The Sacrificed, 2014
The Sacrificed, 2015
The Sacrificed, 2016
The Sacrificed, 2017
The Sacrificed, 2018
The Sacrificed, 2019
The Sacrificed, 2020
The Sacrificed, 2021
The Sacrificed, 2022






Pompano Park, the last remaining harness track in Florida, is now officially dead. Last May, you might remember, a bill passed allowing Pompano’s owner, Caesars Entertainment, to “decouple” its casino operation from the racing – i.e., it no longer would be forced to subsidize the horse people. Freed from the shackles of the moribund harness-racing industry, the result was predictable: Caesars said, we’re out (of the racing business, that is; reports have Caesars transforming the property into an upscale retail, dining, office and entertainment hub). The end came Sunday.

This is, of course, the future, not just on the harness end, but at the slew of propped-up flat tracks across the country as well. That future was readily acknowledged by the pro-racing writer Bill Finley of the Thoroughbred Daily News. Sunday, he wrote:

“So, what does this have to do with Thoroughbred racing? Plenty. If it can happen to Pompano Park it can happen to any racetrack running any breed. The threat of decoupling is real and it’s not going to go away. It is a huge and ominous threat.” He added: “Most every casino company that owns a racetrack doesn’t want to be in the horse racing business, and most don’t bother to hide their disdain for the sport.”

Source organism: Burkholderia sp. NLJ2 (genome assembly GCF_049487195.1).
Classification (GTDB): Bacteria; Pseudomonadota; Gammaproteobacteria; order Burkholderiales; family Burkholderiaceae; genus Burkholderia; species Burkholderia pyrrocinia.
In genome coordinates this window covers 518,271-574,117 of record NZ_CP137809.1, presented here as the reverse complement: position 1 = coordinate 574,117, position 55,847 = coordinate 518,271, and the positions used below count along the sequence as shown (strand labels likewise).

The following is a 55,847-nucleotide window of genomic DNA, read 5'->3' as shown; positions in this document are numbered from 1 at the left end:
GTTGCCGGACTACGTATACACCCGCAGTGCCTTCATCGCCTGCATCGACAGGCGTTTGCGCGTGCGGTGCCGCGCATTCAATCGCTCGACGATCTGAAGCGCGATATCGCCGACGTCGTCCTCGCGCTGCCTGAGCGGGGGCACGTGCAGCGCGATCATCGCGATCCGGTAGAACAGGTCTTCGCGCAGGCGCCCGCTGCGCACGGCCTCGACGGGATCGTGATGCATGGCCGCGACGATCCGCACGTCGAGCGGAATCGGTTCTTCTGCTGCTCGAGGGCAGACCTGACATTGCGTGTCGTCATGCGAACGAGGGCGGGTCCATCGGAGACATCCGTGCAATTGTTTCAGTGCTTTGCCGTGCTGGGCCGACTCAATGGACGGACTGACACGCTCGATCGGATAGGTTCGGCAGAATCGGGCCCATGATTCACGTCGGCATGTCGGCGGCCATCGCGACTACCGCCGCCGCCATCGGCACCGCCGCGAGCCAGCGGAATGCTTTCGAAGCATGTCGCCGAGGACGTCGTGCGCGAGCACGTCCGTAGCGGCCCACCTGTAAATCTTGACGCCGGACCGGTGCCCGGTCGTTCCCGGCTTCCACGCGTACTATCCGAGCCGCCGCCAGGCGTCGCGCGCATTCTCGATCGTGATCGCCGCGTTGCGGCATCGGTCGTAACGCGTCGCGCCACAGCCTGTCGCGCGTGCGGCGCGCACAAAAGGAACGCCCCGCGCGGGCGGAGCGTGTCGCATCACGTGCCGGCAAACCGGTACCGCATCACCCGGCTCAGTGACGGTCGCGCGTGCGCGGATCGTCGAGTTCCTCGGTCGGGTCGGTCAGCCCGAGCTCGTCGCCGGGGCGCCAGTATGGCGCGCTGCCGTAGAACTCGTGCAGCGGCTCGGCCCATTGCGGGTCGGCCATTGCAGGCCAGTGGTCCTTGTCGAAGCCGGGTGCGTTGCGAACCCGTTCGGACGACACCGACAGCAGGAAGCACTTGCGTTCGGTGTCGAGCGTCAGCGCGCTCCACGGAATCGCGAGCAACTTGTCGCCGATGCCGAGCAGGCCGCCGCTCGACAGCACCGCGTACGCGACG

And so, Pompano has officially become the 41st U.S. track to close since 2000 – and they’re not opening new ones, folks. I’ll close with this quote from celebrated driver Wally Hennessey (pictured below): “I wouldn’t call it depression to talk about the ending of racing at Pompano, it’s more like a funeral.” One funeral I’m happy to attend.

A small minority of tracks in this country (Saratoga, Keeneland, Santa Anita, et al.) are profitable – profitable meaning they survive on their product alone. The rest are being wholly propped up by corporate welfare. If there was any doubt (though there shouldn’t be), witness the latest from Oregon, where billionaire Travis Boersma has been trying to get slot machines (he calls them something else, but that’s what they are) installed at the state’s lone remaining track, Grants Pass (some history here). That effort, at least for now, has failed. And yesterday, Travis released this:

“As a result of the Oregon Racing Commission’s vote to deny an operating license to The Flying Lark, Grants Pass Downs has lost its economic engine. While we remained hopeful we would be able to host a viable race meet, the uncertainty here and across the industry has resulted in a drastic reduction of racehorses at Grants Pass Downs. At this point, it’s clear running the meet isn’t feasible.”

Excellent, indeed.